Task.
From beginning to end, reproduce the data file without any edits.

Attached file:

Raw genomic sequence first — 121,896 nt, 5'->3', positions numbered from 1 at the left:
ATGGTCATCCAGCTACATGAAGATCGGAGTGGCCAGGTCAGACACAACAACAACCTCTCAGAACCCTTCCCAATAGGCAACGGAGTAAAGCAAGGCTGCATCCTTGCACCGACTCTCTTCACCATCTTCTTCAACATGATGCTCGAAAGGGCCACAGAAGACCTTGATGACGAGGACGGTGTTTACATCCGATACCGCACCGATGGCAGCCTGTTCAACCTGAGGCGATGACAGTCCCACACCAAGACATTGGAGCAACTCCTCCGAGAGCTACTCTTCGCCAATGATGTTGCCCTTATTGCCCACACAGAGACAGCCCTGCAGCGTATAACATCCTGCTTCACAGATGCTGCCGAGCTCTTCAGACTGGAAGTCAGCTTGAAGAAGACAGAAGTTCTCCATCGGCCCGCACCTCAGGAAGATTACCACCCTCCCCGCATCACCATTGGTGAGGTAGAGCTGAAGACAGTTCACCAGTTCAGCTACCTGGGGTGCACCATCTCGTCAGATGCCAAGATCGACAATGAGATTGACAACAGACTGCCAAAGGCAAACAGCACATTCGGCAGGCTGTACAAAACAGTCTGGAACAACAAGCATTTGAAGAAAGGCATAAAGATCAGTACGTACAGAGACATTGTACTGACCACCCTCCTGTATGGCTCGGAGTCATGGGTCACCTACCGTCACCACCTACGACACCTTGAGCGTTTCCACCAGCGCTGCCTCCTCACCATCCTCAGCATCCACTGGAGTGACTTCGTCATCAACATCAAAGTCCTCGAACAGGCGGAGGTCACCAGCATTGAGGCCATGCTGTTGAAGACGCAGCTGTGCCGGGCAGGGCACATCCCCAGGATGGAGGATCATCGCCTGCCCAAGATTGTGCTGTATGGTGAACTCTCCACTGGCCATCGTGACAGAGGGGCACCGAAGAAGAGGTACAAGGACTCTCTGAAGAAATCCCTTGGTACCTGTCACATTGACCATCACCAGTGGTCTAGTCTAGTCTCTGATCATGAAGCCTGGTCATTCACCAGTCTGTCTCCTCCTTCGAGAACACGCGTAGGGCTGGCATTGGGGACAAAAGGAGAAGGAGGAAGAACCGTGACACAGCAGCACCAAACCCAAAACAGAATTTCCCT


Raw genomic sequence first — 121,896 nt, 5'->3', positions numbered from 1 at the left:
ATGGTCATCCAGCTACATGAAGATCGGAGTGGCCAGGTCAGACACAACAACAACCTCTCAGAACCCTTCCCAATAGGCAACGGAGTAAAGCAAGGCTGCATCCTTGCACCGACTCTCTTCACCATCTTCTTCAACATGATGCTCGAAAGGGCCACAGAAGACCTTGATGACGAGGACGGTGTTTACATCCGATACCGCACCGATGGCAGCCTGTTCAACCTGAGGCGATGACAGTCCCACACCAAGACATTGGAGCAACTCCTCCGAGAGCTACTCTTCGCCAATGATGTTGCCCTTATTGCCCACACAGAGACAGCCCTGCAGCGTATAACATCCTGCTTCACAGATGCTGCCGAGCTCTTCAGACTGGAAGTCAGCTTGAAGAAGACAGAAGTTCTCCATCGGCCCGCACCTCAGGAAGATTACCACCCTCCCCGCATCACCATTGGTGAGGTAGAGCTGAAGACAGTTCACCAGTTCAGCTACCTGGGGTGCACCATCTCGTCAGATGCCAAGATCGACAATGAGATTGACAACAGACTGCCAAAGGCAAACAGCACATTCGGCAGGCTGTACAAAACAGTCTGGAACAACAAGCATTTGAAGAAAGGCATAAAGATCAGTACGTACAGAGACATTGTACTGACCACCCTCCTGTATGGCTCGGAGTCATGGGTCACCTACCGTCACCACCTACGACACCTTGAGCGTTTCCACCAGCGCTGCCTCCTCACCATCCTCAGCATCCACTGGAGTGACTTCGTCATCAACATCAAAGTCCTCGAACAGGCGGAGGTCACCAGCATTGAGGCCATGCTGTTGAAGACGCAGCTGTGCCGGGCAGGGCACATCCCCAGGATGGAGGATCATCGCCTGCCCAAGATTGTGCTGTATGGTGAACTCTCCACTGGCCATCGTGACAGAGGGGCACCGAAGAAGAGGTACAAGGACTCTCTGAAGAAATCCCTTGGTACCTGTCACATTGACCATCACCAGTGGTCTAGTCTAGTCTCTGATCATGAAGCCTGGTCATTCACCAGTCTGTCTCCTCCTTCGAGAACACGCGTAGGGCTGGCATTGGGGACAAAAGGAGAAGGAGGAAGAACCGTGACACAGCAGCACCAAACCCAAAACAGAATTTCCCT